Must-read: Jeffrey Sparshott: “Where the Jobless Rate Is 2.3%, Here’s What Happened to Wages”
Must-Read: Where the Jobless Rate Is 2.3%, Here’s What Happened to Wages: “In Lincoln, Neb., average hourly earnings were stagnant until the unemployment rate crossed below 2.5% in the fall of 2014…:
…Then, wages took off. Since last October, they gained as much as 10.9% from a year earlier. The jobless rate in October: 2.3%…. ‘I continue to judge that there remains slack in the economy, margins of slack that are not reflected in the standard unemployment rate, and in particular I’ve pointed to the depressed level of labor-force participation, and also the somewhat abnormally high level of part-time employment,’ Federal Reserve Chairwoman Janet Yellen said this week…
Fed officials’ median projection for the normal long-run unemployment rate was 4.9% as of December. But economists don’t agree on a specific number, or even whether the economy has already reached full employment. In October and November, the unemployment rate was 5% and wages showed signs of firming…. ‘While most indicators have been trending in the right direction, nominal wage growth and the prime-age employment-to-population ratio remain far outside of target ranges, and provide ample evidence that the economy has a way to go before reaching full employment,’ said Elise Gould, an economist at the left-leaning Economic Policy Institute….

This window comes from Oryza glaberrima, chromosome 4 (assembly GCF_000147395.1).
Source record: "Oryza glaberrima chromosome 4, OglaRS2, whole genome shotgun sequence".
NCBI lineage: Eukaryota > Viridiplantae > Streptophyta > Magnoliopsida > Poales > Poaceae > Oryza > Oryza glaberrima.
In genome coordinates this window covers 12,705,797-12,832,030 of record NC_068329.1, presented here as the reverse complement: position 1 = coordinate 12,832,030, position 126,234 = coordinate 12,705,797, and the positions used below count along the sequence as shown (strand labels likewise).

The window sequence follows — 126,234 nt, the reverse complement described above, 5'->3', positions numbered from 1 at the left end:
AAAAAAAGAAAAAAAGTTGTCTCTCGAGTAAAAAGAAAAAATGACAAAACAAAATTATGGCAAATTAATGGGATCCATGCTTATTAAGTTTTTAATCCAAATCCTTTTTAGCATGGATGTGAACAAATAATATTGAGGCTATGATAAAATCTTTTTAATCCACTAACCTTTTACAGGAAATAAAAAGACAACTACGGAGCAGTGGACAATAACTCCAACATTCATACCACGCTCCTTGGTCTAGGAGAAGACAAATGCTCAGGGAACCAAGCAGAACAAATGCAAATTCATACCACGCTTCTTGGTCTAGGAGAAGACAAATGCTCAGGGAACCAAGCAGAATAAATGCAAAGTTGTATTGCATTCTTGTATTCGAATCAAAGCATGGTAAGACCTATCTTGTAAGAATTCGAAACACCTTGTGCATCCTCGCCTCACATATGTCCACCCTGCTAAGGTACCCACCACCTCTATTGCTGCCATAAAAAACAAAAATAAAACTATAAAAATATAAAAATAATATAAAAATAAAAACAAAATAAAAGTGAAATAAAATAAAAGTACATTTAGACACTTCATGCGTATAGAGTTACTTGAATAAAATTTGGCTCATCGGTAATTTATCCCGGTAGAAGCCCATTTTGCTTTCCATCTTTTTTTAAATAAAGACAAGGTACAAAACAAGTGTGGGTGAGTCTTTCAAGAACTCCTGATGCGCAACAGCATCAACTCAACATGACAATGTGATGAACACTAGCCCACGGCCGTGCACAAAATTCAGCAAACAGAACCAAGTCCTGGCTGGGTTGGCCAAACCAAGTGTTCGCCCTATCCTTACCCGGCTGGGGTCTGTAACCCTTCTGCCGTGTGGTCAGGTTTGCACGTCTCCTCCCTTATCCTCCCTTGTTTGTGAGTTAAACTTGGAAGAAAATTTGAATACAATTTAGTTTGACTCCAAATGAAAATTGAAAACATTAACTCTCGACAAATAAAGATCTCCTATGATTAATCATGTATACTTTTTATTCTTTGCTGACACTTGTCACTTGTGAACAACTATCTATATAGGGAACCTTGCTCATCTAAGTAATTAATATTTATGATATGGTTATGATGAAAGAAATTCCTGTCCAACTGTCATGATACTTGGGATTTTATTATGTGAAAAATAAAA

Private-sector wages across Nebraska have been growing faster than the national average. The state bumped its minimum wage to $8 an hour from $7.25 at the start of 2015 and will raise it to $9 at the start of 2016, but many firms are moving beyond that. One of the state’s biggest private employers, Bryan Health, in November moved its starting minimum wage to $11 an hour from $8.45….
But to highlight the fine line between apparent full employment and signs of slack, one only need look as far as Omaha. The larger city is only about an hour away from Lincoln and, with the unemployment rate at 2.9%, many companies there also worry about finding enough workers. But wages haven’t taken off. Indeed, for the first time on record, average hourly earnings in the Lincoln metro area surpassed those of Omaha earlier this year.